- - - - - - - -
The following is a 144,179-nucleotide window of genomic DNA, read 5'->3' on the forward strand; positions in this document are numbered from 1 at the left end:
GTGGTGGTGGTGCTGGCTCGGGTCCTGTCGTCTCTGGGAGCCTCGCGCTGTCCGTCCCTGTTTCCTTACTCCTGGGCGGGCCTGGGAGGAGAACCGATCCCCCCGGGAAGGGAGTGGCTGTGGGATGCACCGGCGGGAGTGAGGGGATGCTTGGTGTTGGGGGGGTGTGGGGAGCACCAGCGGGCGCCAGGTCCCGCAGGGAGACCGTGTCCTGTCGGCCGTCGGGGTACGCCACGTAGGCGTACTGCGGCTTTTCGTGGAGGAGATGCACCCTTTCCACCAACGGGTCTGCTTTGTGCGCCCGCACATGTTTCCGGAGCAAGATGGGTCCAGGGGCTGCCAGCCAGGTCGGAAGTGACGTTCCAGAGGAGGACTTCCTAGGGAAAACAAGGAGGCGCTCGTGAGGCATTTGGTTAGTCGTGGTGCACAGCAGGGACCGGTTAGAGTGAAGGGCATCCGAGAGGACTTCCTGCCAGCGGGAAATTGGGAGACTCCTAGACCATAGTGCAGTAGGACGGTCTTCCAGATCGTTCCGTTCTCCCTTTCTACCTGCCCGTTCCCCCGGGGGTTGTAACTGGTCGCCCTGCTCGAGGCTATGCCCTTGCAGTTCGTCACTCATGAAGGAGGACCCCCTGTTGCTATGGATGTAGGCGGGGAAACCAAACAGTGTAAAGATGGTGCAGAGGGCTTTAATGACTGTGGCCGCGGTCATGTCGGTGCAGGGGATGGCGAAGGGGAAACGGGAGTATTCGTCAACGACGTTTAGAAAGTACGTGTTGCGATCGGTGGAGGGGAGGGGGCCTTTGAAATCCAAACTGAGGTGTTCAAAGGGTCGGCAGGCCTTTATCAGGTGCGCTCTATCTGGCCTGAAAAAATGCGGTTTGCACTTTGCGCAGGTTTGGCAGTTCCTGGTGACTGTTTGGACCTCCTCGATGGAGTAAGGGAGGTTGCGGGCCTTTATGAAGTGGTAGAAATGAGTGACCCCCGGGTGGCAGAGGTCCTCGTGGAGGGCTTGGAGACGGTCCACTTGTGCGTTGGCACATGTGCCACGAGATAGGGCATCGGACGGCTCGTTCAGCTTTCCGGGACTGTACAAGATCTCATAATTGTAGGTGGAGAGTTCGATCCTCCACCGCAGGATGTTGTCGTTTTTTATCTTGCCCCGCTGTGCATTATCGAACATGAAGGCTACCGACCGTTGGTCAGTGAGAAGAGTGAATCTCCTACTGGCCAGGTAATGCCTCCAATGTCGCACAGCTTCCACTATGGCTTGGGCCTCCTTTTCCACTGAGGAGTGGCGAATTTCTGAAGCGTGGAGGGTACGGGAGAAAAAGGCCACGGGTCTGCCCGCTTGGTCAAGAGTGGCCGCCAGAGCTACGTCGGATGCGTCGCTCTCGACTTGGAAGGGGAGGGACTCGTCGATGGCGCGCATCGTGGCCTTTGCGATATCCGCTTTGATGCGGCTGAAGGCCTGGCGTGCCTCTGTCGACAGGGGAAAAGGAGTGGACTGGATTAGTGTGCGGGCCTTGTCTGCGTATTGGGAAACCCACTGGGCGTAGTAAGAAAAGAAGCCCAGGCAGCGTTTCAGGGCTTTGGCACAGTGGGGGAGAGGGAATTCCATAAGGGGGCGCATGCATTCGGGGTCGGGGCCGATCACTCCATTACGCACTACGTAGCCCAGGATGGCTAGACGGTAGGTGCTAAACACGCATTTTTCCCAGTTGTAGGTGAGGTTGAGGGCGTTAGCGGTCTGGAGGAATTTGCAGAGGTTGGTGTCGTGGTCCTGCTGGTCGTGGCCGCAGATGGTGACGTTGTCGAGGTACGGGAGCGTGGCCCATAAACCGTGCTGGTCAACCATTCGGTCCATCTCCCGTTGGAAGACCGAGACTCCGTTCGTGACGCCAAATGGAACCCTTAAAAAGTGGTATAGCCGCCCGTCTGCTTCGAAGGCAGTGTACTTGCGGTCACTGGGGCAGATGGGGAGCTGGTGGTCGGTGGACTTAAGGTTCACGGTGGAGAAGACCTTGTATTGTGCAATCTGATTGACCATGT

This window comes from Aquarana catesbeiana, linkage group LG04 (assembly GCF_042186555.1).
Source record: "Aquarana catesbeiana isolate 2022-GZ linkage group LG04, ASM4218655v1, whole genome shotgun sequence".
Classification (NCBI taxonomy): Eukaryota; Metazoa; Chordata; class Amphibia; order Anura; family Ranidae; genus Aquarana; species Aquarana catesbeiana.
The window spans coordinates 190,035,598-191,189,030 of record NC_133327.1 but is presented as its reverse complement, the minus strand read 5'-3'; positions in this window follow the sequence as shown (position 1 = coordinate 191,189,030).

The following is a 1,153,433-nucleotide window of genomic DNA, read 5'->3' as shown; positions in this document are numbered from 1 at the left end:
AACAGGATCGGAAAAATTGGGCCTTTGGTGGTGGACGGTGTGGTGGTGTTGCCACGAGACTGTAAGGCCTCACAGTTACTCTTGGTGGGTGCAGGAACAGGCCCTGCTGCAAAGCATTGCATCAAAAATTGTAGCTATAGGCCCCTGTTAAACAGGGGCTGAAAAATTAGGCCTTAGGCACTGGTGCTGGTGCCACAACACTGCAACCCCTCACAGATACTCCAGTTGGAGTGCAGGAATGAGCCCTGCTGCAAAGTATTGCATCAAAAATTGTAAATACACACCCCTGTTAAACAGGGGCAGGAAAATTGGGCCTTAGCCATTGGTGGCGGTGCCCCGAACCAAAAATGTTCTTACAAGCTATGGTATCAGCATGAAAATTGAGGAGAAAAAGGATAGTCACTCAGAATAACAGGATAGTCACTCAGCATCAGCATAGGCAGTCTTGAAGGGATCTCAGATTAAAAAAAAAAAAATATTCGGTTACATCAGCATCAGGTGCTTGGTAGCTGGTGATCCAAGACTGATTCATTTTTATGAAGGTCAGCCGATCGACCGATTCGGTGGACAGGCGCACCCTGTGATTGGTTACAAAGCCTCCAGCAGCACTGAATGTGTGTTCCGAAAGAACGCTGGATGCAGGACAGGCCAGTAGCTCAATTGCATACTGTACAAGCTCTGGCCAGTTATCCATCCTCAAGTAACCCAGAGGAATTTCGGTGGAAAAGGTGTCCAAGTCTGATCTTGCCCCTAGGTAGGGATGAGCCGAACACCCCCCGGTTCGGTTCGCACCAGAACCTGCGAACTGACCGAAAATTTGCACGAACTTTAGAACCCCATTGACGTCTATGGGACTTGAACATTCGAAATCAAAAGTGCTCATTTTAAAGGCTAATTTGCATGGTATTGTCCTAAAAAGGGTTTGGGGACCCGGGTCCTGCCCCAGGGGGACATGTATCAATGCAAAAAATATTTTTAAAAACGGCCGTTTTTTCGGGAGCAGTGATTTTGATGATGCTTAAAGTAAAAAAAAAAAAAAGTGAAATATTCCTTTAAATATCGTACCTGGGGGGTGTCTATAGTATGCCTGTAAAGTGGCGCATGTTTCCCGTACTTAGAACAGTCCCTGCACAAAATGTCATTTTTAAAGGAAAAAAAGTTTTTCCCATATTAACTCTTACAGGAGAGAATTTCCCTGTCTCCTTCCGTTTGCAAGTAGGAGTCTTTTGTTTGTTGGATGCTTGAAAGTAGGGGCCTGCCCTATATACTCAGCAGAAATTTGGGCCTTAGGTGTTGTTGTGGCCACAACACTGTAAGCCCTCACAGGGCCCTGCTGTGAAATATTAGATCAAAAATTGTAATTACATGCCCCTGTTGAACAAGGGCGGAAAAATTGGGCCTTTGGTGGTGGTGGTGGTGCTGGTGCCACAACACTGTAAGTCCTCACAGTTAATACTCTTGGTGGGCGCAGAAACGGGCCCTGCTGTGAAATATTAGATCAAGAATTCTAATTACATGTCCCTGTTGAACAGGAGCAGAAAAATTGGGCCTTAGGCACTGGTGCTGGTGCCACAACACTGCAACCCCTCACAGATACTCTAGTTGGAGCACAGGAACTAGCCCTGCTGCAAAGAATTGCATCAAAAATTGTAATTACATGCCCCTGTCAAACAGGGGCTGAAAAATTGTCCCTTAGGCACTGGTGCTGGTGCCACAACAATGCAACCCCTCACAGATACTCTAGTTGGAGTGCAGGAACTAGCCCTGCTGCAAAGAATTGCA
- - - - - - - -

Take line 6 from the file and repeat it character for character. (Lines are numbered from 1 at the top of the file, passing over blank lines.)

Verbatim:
The window spans coordinates 190,035,598-191,189,030 of record NC_133327.1 but is presented as its reverse complement, the minus strand read 5'-3'; positions in this window follow the sequence as shown (position 1 = coordinate 191,189,030).